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Geos Institute helps communities build resilience in the face of climate change

The Paradise fire: Could it happen to us?

By Dominick DellaSala and Dennis Odion
Originally published on December 23, 2018 in the Medford Mail Tribune

Smoke from wildfires is gone for now, but this year’s tragic California fires are a stark reminder of what could happen here. There are many take-aways that can help us prepare.

The Camp Fire of Paradise Valley, which took the lives of 88 people and destroyed thousands of structures, had nothing to do with whether the forest was thinned. It was a structure-to-structure fire. Startling images from GoogleEarth reveal surrounding trees untouched while homes burned to the ground. Blown by high winds, embers advanced miles ahead of the flame front, landing on unprepared homes and taking them out in a domino-like fashion.

In Southern California, tornado-force winds are known to spread fire rapidly through shrublands that at one time supported diverse wildlife habitat, but are now sprawling developments. Wildlands were gobbled up by developers during a mid-20th century climate-cool down that made fire suppression effective and created a false sense of security.

California now has unbridled traffic jams and global warming-related fires that destroy entire towns with no end in sight, as over 1 million new homes are planned in harm’s way by 2050. Insurance companies also have taken notice, anticipating increased wildfires related to global warming that will impact everybody’s bottom line.

So, what have we learned that can be applied in the Rogue Valley?

 First, we need to start planning our communities for fire safety. Hillside homes in fire-prone areas provide amazing views, but can be unsafe for homeowners and firefighters. Policy makers need to advance growth containment measures in such cases. New fire-risk mapping tools are available to help keep development out of harm’s way.

Second, in order to avoid the domino effect, every homeowner needs to take responsibility for retrofitting their home and clearing brush. If one homeowner ignores this, adjacent homes could be jeopardized. Interestingly, laser technologies on earth-orbiting satellites are now available to produce 3D maps of at-risk homes based on surrounding vegetation and roof type. Using this technology, Geos Institute mapped a shocking number of at-risk homes in the Ashland watershed. Policy makers could speed up risk-reduction measures by providing assistance to homeowners, especially low-income families.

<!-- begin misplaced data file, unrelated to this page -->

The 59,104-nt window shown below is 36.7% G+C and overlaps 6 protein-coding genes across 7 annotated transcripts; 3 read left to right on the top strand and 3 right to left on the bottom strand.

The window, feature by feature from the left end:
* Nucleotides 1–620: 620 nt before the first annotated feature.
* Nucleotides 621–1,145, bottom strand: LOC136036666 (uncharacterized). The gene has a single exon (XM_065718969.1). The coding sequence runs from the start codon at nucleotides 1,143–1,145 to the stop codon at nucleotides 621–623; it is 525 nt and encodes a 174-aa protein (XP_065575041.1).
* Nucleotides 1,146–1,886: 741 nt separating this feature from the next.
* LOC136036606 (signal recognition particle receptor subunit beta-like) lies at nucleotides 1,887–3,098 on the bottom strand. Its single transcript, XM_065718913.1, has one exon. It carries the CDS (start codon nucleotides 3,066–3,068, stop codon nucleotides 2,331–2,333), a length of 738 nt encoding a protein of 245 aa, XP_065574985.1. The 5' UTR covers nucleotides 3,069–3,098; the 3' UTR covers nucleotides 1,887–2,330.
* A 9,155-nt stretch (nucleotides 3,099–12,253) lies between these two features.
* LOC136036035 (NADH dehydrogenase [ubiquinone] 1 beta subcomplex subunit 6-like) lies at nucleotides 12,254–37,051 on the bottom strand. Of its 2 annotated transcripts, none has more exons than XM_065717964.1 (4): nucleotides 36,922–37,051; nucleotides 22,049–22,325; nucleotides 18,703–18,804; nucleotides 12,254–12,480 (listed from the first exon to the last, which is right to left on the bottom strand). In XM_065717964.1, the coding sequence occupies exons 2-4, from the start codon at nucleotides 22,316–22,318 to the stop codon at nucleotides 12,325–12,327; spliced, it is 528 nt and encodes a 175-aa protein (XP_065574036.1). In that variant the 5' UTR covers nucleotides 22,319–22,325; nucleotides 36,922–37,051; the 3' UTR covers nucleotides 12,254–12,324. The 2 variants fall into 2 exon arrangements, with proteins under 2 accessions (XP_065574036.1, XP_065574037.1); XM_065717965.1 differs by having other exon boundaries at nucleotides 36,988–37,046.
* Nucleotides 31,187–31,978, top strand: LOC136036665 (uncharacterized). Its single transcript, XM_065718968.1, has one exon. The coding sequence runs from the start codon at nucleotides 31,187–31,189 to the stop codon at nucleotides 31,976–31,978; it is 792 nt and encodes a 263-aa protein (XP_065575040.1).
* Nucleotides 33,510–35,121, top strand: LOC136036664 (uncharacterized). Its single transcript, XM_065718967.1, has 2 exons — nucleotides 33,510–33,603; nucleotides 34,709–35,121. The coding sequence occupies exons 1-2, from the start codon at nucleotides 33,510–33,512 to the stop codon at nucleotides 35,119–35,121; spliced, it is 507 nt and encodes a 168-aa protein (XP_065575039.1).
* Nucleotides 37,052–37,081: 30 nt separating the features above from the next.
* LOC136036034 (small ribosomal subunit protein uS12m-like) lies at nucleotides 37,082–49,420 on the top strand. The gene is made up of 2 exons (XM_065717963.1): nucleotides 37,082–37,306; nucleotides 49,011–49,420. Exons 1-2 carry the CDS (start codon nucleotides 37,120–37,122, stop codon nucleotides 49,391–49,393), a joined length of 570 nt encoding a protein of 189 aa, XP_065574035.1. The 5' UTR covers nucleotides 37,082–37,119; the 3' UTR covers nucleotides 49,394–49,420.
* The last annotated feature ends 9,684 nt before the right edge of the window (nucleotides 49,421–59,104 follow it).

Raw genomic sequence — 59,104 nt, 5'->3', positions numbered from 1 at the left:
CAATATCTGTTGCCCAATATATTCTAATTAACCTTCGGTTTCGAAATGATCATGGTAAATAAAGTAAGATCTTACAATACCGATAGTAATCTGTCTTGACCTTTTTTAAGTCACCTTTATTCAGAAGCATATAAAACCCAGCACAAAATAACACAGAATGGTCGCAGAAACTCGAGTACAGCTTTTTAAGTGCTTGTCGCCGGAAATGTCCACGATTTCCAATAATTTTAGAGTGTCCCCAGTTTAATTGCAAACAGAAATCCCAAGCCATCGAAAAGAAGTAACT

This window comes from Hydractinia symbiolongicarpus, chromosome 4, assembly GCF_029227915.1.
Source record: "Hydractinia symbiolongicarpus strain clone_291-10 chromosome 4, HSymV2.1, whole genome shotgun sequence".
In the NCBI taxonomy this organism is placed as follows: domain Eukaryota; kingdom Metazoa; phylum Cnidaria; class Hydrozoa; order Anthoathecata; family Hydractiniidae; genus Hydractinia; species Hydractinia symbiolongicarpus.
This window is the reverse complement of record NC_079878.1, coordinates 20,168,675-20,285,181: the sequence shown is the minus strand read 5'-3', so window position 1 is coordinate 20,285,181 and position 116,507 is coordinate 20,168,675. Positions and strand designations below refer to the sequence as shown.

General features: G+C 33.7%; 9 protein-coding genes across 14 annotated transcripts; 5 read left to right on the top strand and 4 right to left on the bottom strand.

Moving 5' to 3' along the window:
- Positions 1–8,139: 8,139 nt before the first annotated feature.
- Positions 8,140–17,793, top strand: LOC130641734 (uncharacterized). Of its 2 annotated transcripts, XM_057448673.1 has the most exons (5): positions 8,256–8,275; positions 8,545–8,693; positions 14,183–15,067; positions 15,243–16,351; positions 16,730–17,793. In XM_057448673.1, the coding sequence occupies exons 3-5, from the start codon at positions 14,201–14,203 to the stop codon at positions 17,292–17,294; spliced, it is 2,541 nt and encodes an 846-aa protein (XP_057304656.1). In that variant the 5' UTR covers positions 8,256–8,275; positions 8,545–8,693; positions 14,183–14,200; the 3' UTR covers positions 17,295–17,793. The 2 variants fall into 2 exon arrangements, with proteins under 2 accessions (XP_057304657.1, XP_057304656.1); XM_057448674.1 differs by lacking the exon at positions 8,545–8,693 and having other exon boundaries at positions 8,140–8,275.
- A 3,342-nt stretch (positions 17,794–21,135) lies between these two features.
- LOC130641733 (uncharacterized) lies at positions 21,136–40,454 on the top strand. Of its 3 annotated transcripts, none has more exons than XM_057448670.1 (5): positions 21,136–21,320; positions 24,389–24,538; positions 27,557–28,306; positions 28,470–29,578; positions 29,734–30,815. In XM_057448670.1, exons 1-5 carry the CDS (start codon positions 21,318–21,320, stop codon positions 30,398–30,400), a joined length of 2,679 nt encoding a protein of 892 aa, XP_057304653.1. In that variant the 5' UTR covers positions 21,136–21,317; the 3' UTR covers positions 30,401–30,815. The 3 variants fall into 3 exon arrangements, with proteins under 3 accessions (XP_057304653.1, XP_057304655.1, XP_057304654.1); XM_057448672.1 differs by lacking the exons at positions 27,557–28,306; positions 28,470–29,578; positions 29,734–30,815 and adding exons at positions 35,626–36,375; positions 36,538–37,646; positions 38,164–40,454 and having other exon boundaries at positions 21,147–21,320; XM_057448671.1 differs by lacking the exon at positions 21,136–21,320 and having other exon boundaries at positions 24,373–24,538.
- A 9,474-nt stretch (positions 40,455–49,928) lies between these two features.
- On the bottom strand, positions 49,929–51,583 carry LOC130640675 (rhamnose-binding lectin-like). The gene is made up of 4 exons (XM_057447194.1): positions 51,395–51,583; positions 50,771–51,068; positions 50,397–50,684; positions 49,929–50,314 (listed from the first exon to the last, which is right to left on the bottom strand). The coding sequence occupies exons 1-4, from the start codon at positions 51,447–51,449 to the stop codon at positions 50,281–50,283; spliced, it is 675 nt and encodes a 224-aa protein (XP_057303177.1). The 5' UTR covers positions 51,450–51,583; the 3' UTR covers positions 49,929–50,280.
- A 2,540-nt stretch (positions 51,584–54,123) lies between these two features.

Retired Forest Service fire specialist Jack Cohen says the fire problem is solvable but “it doesn’t have anything to do with controlling wildfire.” His seminal research reveals that even if the nearby forest is on fire, homes are likely to survive if the vegetation nearest the house is properly trimmed, attic vents screened, and homes built with fire-proof roofing. The goal is to stop the fire from igniting the home by working from the home outward, instead of from the wildlands inward. Many DIY “defensible space” guidelines are available online, and fire departments often have programs to help homeowners.

Third, what about thinning? Thinning small-diameter trees under certain conditions can reduce the intensity of a wildfire. But it is unrealistic to expect that to stop fires or smoke in extreme fire weather — high winds, hot temperatures, droughts — the new “abnormal” caused by global warming. This summer, smoke poured into our region from fires in British Columbia, trapped by weather inversions and the surrounding mountains. Stricter regulations that cut air pollution and assistance from health care providers on reducing health effects of wildfire smoke would help us breathe easier.

Thinning is also expensive to carry out, resulting in timber sales where the largest fire-resistant trees are often taken for profit. When large trees are cut down, this can open the forest understory to growth of flammable shrubs. Wide spacing between trees from excessive thinning can cause winds to blow through the forest rapidly, spreading fire into tree crowns. In some cases, thinned forests look more like a modified clearcut, a few scattered trees left with piles of logging slash that provide kindling for the next fire. This is damaging to soils, wildlife habitat and clean water.

What’s needed is more of a surgical strike aimed at dense growth of small trees that resulted from fire-unsafe forestry operations. The most fire-prone areas are tree plantations, salvage-logged clearcuts and, for safety purposes, evacuation corridors. The Rogue Basin Strategy could be made ecologically and fiscally responsible by zeroing in on these priorities, reducing the enormous taxpayer subsidies needed and removing the incentive to log large fire-resistant trees in proposed massive thinning operations. Policy makers also can prohibit clearcutting and post-fire logging that produce “fire-bomb” landscapes, as documented by Oregon researchers.

As planners reconvene for the next fire summit, it is crucial to pivot to public safety. This means having clearly designated escape routes, community fire shelters, and homeowners and builders taking responsibility for fire safety. After all, if our neighborhood isn’t fire safe, then we all are at risk of the dominos falling.

Dominick A. DellaSala, Ph.D, is chief scientist for the Geos Institute. Dennis Odion, Ph.D, is a vegetation ecologist with Southern Oregon University and University of California, Santa Barbara.


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